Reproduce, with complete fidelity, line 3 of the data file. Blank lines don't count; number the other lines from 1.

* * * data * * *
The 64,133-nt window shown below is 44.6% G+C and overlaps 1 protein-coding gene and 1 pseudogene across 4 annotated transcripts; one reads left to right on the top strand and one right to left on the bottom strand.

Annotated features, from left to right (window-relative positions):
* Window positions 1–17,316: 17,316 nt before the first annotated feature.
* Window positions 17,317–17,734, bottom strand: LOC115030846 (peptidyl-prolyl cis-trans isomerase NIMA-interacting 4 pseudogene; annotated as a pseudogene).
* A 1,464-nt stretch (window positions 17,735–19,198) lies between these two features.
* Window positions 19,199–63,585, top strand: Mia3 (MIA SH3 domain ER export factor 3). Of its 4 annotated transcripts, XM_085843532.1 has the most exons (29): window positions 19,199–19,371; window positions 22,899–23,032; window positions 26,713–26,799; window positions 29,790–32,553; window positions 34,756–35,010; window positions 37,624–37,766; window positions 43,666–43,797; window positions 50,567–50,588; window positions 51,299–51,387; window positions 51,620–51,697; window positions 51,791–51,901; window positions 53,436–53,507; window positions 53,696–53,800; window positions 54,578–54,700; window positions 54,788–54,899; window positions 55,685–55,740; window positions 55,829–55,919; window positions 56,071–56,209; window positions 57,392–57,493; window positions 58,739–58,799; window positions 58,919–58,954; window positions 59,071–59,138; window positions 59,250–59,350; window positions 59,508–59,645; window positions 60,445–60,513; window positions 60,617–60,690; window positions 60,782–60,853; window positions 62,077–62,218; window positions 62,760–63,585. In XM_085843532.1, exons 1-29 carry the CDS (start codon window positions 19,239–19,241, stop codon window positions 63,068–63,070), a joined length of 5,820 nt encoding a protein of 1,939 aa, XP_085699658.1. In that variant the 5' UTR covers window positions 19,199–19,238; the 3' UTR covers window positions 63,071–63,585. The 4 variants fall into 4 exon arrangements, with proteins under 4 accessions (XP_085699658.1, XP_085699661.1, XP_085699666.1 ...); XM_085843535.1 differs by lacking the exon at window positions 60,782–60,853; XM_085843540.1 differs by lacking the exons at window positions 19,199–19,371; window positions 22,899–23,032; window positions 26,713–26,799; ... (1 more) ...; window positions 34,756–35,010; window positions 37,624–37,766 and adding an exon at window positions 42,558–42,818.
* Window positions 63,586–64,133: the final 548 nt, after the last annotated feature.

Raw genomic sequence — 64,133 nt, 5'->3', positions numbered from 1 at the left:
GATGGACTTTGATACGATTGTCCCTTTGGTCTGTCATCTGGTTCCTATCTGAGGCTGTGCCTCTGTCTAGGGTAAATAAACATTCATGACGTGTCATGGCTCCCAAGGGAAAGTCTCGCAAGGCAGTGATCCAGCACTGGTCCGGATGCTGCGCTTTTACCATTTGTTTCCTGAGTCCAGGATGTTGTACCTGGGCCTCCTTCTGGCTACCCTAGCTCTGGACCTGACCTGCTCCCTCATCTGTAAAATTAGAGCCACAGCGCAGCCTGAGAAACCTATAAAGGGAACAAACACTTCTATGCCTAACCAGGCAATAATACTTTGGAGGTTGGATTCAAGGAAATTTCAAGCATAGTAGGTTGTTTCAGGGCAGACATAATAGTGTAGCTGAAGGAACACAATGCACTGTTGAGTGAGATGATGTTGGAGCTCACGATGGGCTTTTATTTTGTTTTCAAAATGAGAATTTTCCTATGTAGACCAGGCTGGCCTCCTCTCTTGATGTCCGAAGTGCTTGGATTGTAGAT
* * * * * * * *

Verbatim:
* Window positions 1–17,316: 17,316 nt before the first annotated feature.